Nick Mitchell, 51, suffered a brain hemorrhage after downing 25 cans of Monster and Red Bull in six hours.
Mitchell was running a karaoke evening in a hot club when he consumed high amount of Monster and Red Bull. He woke up with a blinding headache and was rushed to a hospital.
He suffered several mini-strokes for weeks to come. This left him numb and unable to speak as the supply of oxygen to his brain was reduced.
A Red Bull spokesman told, 'One 250ml can of Red Bull contains 80mg of caffeine, about the same as a cup of home-brewed coffee. The European Food Safety Authority has stated that caffeine intake of up to 400mg per day (five 250 ml cans or five cups of coffee) does not raise safety concerns for the general healthy adult population.'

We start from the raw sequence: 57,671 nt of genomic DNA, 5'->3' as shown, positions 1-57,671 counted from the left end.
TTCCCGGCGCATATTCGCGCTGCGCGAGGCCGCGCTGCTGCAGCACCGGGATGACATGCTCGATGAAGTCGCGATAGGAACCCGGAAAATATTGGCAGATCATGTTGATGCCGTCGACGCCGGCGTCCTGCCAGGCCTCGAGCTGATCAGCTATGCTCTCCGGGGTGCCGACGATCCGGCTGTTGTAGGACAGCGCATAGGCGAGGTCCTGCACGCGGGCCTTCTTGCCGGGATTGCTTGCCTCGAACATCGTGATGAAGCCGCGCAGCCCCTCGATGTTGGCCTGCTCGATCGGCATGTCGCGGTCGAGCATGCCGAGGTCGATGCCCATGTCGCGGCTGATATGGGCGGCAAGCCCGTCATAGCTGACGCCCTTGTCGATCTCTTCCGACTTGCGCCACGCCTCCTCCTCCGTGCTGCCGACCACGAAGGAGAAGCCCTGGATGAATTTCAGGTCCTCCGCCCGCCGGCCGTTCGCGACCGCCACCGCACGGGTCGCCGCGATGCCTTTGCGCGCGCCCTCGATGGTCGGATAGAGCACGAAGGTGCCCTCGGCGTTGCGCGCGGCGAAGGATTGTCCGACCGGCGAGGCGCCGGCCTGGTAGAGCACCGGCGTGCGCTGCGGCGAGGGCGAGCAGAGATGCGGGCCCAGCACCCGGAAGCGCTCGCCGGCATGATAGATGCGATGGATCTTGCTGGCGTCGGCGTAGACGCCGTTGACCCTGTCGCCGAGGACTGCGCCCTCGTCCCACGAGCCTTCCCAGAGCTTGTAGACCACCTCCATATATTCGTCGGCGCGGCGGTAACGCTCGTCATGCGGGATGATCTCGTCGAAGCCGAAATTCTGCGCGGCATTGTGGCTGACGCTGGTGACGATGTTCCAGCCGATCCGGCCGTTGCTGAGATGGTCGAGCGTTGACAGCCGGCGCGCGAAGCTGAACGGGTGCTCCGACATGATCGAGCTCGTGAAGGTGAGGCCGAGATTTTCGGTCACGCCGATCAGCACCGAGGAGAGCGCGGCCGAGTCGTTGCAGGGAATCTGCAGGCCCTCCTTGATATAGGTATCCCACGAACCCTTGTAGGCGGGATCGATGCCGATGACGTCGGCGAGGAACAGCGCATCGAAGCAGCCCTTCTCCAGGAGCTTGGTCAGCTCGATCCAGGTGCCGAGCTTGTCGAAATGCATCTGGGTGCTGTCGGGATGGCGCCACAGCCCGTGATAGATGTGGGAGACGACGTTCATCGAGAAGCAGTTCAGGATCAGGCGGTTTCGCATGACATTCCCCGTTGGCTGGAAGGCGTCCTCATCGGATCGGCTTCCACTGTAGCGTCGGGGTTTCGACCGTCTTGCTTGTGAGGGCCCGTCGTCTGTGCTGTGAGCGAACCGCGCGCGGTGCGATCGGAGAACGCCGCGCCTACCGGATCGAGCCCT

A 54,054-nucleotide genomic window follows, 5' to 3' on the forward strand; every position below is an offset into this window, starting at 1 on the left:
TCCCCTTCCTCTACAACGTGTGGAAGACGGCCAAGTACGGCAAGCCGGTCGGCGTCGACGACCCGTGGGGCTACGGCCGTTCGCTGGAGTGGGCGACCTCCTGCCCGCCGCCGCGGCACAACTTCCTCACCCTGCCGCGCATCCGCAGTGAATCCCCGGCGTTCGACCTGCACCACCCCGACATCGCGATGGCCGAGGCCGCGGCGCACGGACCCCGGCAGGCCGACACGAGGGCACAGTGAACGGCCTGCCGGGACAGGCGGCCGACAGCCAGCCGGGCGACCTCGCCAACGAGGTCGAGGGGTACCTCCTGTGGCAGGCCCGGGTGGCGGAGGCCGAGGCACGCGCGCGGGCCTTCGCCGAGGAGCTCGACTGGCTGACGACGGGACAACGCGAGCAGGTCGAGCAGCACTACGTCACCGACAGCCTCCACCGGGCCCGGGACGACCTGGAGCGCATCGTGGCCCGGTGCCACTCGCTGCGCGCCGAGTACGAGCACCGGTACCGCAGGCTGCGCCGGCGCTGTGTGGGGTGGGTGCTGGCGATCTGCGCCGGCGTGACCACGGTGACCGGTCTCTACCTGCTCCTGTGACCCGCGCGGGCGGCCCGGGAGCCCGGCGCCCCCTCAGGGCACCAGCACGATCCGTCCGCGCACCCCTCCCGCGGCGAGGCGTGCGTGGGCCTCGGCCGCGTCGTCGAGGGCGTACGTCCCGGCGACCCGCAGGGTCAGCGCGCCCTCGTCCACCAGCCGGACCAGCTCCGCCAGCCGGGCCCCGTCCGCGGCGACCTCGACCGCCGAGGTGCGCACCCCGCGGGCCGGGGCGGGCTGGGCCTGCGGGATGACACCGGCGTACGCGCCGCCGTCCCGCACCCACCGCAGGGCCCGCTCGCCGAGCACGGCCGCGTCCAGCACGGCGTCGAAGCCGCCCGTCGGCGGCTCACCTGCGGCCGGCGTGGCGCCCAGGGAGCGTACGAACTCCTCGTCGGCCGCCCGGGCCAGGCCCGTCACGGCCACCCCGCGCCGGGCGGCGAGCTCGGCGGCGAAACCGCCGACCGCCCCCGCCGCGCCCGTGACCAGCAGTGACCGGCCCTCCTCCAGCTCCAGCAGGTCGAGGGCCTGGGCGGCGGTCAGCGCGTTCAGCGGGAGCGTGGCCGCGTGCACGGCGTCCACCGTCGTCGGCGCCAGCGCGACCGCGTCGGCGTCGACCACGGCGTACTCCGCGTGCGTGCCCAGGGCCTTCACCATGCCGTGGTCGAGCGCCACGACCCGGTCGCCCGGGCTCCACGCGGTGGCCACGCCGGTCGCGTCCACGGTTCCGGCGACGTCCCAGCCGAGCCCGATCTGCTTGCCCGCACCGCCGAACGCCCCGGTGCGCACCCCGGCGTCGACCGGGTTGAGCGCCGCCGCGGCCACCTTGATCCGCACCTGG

Risks Associated With Energy Drinks
Most energy drinks consist of similar ingredients -- water, sugar, caffeine, certain vitamins, minerals and non-nutritive stimulants such as guarana, taurine and ginseng.
A moderate daily caffeine intake of up to 400 mg is recommended for adults, but little research exists on tolerable levels for adolescents and children.
The health risks associated with energy drinks are mostly attributed to their high sugar and caffeine levels. They range from risk-seeking behavior, such as substance misuse and aggression, mental health problems in the form of anxiety and stress, to increased blood pressure, obesity, kidney damage, fatigue, stomachaches and irritation.